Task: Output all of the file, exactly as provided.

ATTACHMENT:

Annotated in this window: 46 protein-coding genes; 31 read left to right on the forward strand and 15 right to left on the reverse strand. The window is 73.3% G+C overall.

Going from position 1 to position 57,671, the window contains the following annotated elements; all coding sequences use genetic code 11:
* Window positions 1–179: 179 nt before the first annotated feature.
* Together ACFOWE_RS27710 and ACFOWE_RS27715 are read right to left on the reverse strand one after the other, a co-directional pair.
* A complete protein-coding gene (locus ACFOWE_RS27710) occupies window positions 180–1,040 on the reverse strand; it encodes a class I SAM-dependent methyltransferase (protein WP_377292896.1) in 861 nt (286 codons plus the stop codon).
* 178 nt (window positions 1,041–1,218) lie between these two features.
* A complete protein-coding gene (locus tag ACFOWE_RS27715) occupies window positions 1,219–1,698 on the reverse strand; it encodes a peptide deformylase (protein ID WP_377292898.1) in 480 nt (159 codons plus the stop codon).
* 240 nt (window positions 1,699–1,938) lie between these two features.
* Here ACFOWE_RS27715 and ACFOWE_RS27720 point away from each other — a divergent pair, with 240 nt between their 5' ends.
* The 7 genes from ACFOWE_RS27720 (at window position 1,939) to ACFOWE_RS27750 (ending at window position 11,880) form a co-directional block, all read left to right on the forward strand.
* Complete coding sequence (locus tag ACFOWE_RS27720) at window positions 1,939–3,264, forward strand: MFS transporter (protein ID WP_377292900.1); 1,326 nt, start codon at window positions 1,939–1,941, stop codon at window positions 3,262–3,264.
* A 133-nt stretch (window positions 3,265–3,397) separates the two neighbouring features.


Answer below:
Annotated in this window: 46 protein-coding genes; 31 read left to right on the forward strand and 15 right to left on the reverse strand. The window is 73.3% G+C overall.

Going from position 1 to position 57,671, the window contains the following annotated elements; all coding sequences use genetic code 11:
* Window positions 1–179: 179 nt before the first annotated feature.
* Together ACFOWE_RS27710 and ACFOWE_RS27715 are read right to left on the reverse strand one after the other, a co-directional pair.
* A complete protein-coding gene (locus ACFOWE_RS27710) occupies window positions 180–1,040 on the reverse strand; it encodes a class I SAM-dependent methyltransferase (protein WP_377292896.1) in 861 nt (286 codons plus the stop codon).
* 178 nt (window positions 1,041–1,218) lie between these two features.
* A complete protein-coding gene (locus tag ACFOWE_RS27715) occupies window positions 1,219–1,698 on the reverse strand; it encodes a peptide deformylase (protein ID WP_377292898.1) in 480 nt (159 codons plus the stop codon).
* 240 nt (window positions 1,699–1,938) lie between these two features.
* Here ACFOWE_RS27715 and ACFOWE_RS27720 point away from each other — a divergent pair, with 240 nt between their 5' ends.
* The 7 genes from ACFOWE_RS27720 (at window position 1,939) to ACFOWE_RS27750 (ending at window position 11,880) form a co-directional block, all read left to right on the forward strand.
* Complete coding sequence (locus tag ACFOWE_RS27720) at window positions 1,939–3,264, forward strand: MFS transporter (protein ID WP_377292900.1); 1,326 nt, start codon at window positions 1,939–1,941, stop codon at window positions 3,262–3,264.
* A 133-nt stretch (window positions 3,265–3,397) separates the two neighbouring features.